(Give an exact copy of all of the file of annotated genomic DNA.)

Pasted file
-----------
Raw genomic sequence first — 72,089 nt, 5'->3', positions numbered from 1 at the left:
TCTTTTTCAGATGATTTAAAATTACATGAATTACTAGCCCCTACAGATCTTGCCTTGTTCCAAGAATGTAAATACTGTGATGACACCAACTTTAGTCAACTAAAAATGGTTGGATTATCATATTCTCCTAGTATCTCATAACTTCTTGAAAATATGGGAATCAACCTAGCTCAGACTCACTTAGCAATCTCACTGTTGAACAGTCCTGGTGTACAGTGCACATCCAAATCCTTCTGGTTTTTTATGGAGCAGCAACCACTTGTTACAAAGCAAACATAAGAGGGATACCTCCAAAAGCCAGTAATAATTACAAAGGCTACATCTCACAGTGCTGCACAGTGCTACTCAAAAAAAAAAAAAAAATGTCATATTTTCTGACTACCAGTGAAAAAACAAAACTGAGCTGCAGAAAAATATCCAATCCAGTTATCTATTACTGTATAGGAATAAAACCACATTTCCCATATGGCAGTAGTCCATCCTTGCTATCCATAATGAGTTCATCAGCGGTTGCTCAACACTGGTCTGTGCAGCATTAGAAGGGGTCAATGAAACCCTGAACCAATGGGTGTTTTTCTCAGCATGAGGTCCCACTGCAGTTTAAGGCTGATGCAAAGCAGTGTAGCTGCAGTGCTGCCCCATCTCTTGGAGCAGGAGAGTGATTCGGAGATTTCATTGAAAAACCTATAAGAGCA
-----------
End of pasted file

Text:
Raw genomic sequence first — 72,089 nt, 5'->3', positions numbered from 1 at the left:
TCTTTTTCAGATGATTTAAAATTACATGAATTACTAGCCCCTACAGATCTTGCCTTGTTCCAAGAATGTAAATACTGTGATGACACCAACTTTAGTCAACTAAAAATGGTTGGATTATCATATTCTCCTAGTATCTCATAACTTCTTGAAAATATGGGAATCAACCTAGCTCAGACTCACTTAGCAATCTCACTGTTGAACAGTCCTGGTGTACAGTGCACATCCAAATCCTTCTGGTTTTTTATGGAGCAGCAACCACTTGTTACAAAGCAAACATAAGAGGGATACCTCCAAAAGCCAGTAATAATTACAAAGGCTACATCTCACAGTGCTGCACAGTGCTACTCAAAAAAAAAAAAAAAATGTCATATTTTCTGACTACCAGTGAAAAAACAAAACTGAGCTGCAGAAAAATATCCAATCCAGTTATCTATTACTGTATAGGAATAAAACCACATTTCCCATATGGCAGTAGTCCATCCTTGCTATCCATAATGAGTTCATCAGCGGTTGCTCAACACTGGTCTGTGCAGCATTAGAAGGGGTCAATGAAACCCTGAACCAATGGGTGTTTTTCTCAGCATGAGGTCCCACTGCAGTTTAAGGCTGATGCAAAGCAGTGTAGCTGCAGTGCTGCCCCATCTCTTGGAGCAGGAGAGTGATTCGGAGATTTCATTGAAAAACCTATAAGAGCA